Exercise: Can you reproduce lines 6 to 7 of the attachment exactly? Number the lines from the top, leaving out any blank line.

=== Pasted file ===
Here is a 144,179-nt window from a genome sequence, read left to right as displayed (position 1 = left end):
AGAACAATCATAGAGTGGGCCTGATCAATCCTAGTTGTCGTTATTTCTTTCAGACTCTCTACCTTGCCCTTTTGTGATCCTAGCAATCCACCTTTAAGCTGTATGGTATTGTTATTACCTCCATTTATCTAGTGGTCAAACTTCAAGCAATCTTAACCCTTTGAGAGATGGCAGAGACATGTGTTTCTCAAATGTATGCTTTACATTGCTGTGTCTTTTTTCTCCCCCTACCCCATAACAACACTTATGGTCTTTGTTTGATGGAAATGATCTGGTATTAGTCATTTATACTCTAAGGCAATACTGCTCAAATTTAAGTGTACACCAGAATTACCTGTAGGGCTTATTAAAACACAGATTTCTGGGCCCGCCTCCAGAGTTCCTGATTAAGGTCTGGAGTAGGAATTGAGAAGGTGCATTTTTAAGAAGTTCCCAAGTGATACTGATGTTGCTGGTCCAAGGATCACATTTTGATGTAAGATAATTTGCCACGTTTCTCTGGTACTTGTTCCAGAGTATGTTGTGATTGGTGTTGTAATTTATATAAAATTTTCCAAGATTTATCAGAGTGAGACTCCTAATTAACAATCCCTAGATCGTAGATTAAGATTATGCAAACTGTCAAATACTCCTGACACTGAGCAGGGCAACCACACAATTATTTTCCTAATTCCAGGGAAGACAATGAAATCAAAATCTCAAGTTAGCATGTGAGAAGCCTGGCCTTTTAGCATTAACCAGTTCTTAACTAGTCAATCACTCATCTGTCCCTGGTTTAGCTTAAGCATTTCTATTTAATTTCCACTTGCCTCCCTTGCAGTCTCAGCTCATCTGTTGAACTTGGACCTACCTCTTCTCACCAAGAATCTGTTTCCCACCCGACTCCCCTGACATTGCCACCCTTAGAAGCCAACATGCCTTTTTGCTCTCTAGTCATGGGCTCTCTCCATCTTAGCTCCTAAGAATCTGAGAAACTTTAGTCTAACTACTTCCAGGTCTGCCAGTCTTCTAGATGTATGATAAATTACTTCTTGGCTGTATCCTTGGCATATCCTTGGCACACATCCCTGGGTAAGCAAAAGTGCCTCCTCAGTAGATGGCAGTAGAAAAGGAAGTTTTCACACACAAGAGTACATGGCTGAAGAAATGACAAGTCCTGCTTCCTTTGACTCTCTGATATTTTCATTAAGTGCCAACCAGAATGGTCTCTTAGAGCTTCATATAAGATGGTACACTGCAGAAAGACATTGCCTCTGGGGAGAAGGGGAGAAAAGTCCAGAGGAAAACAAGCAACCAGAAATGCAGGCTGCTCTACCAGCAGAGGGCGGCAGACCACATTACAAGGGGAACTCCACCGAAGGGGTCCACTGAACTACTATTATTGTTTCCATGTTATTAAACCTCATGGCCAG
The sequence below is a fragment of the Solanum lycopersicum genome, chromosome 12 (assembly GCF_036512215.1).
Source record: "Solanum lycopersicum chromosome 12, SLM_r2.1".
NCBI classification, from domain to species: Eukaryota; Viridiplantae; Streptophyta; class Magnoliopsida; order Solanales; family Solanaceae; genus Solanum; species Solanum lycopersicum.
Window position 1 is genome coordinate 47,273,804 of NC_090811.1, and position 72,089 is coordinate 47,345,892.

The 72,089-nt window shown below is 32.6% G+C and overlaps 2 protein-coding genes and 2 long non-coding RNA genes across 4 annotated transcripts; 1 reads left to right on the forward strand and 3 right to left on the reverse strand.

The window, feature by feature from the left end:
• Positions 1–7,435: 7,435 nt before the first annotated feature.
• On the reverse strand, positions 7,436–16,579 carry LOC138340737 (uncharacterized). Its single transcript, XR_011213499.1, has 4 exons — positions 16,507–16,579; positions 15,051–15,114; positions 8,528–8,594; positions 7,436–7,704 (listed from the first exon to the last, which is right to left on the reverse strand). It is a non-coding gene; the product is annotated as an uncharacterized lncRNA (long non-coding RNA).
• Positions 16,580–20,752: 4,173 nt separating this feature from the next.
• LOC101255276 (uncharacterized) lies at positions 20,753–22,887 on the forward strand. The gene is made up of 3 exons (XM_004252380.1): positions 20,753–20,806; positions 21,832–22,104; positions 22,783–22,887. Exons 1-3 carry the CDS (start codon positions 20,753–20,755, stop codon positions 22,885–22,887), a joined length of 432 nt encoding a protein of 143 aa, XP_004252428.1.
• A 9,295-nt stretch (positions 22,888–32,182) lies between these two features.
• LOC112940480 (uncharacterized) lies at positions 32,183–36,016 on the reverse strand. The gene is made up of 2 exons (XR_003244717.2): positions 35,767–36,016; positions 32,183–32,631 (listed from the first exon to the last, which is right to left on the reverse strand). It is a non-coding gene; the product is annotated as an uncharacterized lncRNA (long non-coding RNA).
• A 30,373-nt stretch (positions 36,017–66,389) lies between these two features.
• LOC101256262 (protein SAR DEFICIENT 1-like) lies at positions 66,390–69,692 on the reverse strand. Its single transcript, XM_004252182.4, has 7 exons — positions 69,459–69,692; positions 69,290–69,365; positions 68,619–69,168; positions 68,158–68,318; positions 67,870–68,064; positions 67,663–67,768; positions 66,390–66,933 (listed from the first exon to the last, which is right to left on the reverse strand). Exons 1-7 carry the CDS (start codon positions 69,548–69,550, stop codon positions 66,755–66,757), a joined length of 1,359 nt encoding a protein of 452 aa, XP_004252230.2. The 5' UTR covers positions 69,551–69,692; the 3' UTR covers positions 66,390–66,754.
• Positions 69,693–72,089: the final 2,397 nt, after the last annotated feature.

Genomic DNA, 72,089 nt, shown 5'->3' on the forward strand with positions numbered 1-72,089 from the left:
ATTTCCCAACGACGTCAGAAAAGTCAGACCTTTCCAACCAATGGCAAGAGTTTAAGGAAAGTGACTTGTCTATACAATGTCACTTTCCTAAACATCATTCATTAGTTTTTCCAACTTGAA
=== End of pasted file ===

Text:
Window position 1 is genome coordinate 47,273,804 of NC_090811.1, and position 72,089 is coordinate 47,345,892.

The 72,089-nt window shown below is 32.6% G+C and overlaps 2 protein-coding genes and 2 long non-coding RNA genes across 4 annotated transcripts; 1 reads left to right on the forward strand and 3 right to left on the reverse strand.